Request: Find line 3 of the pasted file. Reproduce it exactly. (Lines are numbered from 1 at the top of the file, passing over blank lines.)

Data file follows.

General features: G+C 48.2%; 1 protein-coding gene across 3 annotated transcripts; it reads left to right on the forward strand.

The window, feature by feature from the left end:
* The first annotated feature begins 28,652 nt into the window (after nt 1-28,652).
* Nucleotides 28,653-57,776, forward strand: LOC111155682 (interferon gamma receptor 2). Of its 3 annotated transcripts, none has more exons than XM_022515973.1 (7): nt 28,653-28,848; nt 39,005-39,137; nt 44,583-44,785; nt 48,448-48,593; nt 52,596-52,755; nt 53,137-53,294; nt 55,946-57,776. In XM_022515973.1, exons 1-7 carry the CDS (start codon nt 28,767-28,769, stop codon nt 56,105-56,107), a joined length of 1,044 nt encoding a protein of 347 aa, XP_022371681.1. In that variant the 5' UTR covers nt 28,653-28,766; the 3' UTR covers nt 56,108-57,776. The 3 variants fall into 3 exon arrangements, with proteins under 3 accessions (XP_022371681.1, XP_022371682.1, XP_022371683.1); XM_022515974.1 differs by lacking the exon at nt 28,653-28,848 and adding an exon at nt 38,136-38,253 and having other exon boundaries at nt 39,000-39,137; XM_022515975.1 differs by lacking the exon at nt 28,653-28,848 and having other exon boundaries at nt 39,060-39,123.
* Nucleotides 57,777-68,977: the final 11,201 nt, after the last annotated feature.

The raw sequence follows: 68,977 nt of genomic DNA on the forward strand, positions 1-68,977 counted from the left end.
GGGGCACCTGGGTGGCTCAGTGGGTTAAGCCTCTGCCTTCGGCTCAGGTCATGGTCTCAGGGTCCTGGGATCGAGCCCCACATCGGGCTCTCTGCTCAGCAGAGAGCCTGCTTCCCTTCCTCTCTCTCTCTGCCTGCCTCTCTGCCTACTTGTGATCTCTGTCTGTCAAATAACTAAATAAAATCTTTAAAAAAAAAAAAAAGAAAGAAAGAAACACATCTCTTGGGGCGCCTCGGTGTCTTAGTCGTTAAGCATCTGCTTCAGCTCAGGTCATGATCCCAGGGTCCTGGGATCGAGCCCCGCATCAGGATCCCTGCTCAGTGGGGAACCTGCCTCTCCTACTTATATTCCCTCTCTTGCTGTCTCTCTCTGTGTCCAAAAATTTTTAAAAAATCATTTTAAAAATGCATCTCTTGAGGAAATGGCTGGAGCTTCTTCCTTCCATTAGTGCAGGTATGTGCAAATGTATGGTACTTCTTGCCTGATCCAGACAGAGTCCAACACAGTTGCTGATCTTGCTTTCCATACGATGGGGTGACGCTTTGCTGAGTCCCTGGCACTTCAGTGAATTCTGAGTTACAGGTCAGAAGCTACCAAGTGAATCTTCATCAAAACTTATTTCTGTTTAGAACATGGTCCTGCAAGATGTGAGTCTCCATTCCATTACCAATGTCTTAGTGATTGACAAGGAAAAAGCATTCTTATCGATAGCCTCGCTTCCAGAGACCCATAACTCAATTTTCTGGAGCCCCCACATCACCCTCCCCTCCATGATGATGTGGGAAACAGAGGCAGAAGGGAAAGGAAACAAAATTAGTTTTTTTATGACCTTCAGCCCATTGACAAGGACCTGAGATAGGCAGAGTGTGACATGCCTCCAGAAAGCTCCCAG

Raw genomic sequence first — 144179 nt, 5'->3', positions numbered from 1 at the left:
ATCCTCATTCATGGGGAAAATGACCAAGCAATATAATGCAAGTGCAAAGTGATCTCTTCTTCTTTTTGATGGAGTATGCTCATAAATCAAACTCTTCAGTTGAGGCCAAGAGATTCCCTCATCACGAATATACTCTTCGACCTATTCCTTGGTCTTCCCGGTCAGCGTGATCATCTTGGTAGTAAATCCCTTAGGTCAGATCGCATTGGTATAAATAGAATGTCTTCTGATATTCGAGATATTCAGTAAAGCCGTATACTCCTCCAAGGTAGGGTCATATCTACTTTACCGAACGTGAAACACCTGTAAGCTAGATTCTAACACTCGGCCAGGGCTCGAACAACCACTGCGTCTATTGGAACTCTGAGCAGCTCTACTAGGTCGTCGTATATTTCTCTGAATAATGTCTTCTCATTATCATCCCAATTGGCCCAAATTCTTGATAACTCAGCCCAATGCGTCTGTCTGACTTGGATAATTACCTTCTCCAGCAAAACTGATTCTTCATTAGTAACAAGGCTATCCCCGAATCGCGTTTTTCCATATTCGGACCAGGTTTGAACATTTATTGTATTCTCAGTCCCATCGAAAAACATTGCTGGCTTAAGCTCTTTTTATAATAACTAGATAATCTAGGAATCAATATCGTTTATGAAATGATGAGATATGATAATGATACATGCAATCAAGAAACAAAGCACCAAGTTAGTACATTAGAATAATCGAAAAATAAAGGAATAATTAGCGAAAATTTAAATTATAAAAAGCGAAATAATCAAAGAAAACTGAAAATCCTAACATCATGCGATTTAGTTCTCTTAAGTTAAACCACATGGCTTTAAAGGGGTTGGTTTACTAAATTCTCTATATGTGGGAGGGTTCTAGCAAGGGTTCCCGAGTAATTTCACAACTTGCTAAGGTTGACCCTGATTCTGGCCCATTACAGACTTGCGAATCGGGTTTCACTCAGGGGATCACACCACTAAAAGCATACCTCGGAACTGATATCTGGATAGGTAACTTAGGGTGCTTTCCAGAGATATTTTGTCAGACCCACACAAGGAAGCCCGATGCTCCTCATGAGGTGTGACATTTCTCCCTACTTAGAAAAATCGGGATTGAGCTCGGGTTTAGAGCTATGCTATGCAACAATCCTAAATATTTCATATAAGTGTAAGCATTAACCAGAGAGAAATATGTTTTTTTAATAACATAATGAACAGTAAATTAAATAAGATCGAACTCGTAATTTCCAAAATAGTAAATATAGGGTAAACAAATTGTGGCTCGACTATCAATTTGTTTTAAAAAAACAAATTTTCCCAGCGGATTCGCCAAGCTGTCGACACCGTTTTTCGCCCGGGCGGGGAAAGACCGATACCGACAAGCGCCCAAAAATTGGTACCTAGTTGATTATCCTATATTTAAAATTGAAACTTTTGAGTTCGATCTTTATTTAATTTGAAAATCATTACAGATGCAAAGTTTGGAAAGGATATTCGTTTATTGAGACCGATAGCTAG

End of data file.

* The first annotated feature begins 28,652 nt into the window (after nt 1-28,652).